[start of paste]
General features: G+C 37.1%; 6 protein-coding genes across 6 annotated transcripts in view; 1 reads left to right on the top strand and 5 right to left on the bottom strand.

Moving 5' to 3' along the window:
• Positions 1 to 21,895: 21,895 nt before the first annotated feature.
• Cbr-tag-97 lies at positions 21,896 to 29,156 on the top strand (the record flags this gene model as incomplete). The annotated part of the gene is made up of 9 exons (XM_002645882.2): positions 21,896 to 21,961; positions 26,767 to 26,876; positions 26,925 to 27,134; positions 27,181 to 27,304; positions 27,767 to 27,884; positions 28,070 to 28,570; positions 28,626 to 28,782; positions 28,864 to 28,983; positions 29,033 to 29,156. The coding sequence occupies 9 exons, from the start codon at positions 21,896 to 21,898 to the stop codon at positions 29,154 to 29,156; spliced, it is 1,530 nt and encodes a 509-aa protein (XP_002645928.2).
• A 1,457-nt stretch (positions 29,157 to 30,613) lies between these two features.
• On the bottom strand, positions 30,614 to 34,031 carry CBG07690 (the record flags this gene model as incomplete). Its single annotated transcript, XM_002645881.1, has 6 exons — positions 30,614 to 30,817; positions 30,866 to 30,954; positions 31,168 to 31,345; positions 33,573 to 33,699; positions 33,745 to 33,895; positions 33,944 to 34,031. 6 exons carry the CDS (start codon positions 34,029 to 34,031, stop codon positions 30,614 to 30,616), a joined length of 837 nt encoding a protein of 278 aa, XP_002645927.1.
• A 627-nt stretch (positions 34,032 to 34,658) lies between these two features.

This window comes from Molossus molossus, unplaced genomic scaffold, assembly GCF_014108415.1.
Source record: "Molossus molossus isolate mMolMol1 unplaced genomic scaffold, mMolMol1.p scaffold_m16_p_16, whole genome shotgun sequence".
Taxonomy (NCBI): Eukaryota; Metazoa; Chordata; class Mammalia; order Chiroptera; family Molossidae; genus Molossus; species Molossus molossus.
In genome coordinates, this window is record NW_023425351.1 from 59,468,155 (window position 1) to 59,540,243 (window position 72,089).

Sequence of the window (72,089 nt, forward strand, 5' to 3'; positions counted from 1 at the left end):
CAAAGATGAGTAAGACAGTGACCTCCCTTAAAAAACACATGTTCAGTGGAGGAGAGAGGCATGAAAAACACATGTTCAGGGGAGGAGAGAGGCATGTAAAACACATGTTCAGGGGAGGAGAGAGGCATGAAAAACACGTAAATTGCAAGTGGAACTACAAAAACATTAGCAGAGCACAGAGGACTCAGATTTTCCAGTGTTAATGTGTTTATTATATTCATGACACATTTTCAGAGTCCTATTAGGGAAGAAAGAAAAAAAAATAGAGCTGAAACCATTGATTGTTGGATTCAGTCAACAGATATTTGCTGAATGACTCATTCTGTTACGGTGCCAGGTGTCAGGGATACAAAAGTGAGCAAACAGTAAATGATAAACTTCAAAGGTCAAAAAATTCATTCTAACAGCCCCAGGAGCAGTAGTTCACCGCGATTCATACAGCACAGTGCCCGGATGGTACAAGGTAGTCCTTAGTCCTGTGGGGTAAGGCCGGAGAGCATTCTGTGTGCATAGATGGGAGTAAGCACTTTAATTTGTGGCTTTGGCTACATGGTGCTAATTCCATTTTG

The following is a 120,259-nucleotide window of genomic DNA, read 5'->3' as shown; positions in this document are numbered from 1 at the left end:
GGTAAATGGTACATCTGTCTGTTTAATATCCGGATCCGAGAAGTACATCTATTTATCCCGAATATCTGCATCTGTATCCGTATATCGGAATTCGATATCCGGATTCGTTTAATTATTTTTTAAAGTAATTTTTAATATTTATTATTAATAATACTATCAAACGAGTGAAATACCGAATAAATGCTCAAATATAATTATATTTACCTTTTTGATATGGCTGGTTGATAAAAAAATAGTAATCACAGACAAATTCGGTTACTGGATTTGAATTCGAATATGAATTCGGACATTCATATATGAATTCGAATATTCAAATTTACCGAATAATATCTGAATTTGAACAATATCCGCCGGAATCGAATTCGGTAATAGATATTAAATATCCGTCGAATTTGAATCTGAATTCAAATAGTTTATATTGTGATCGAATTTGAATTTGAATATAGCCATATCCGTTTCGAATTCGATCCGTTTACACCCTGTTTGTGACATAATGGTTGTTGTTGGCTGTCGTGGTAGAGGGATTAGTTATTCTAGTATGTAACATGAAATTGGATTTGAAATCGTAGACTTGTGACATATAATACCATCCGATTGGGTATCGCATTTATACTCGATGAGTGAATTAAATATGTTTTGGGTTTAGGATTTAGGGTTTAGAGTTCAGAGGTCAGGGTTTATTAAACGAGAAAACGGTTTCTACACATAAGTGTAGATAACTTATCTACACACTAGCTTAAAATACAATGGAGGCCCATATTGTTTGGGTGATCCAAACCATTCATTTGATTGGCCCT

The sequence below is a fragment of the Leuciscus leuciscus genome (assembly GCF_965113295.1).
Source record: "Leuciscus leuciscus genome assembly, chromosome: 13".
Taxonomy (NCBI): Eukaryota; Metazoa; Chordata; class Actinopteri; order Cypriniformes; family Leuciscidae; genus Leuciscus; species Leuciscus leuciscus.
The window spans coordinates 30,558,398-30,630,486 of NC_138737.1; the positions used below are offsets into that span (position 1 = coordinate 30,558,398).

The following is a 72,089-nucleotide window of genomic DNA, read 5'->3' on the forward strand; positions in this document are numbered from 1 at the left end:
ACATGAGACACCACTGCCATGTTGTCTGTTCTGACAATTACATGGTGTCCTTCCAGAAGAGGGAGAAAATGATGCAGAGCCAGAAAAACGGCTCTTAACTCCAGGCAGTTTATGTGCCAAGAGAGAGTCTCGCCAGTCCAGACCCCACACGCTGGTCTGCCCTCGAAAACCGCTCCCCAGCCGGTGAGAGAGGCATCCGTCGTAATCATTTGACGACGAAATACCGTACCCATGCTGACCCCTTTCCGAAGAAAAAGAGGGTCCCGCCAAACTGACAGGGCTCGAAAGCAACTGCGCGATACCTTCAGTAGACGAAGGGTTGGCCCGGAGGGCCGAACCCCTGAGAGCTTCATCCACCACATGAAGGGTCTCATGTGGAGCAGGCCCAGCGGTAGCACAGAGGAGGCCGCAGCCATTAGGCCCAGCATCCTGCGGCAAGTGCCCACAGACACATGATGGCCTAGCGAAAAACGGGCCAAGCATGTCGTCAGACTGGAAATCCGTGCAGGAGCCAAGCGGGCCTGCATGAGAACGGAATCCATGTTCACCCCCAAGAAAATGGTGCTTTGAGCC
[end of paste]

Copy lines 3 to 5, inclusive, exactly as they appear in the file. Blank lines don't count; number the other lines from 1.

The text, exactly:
• Positions 1 to 21,895: 21,895 nt before the first annotated feature.
• Cbr-tag-97 lies at positions 21,896 to 29,156 on the top strand (the record flags this gene model as incomplete). The annotated part of the gene is made up of 9 exons (XM_002645882.2): positions 21,896 to 21,961; positions 26,767 to 26,876; positions 26,925 to 27,134; positions 27,181 to 27,304; positions 27,767 to 27,884; positions 28,070 to 28,570; positions 28,626 to 28,782; positions 28,864 to 28,983; positions 29,033 to 29,156. The coding sequence occupies 9 exons, from the start codon at positions 21,896 to 21,898 to the stop codon at positions 29,154 to 29,156; spliced, it is 1,530 nt and encodes a 509-aa protein (XP_002645928.2).
• A 1,457-nt stretch (positions 29,157 to 30,613) lies between these two features.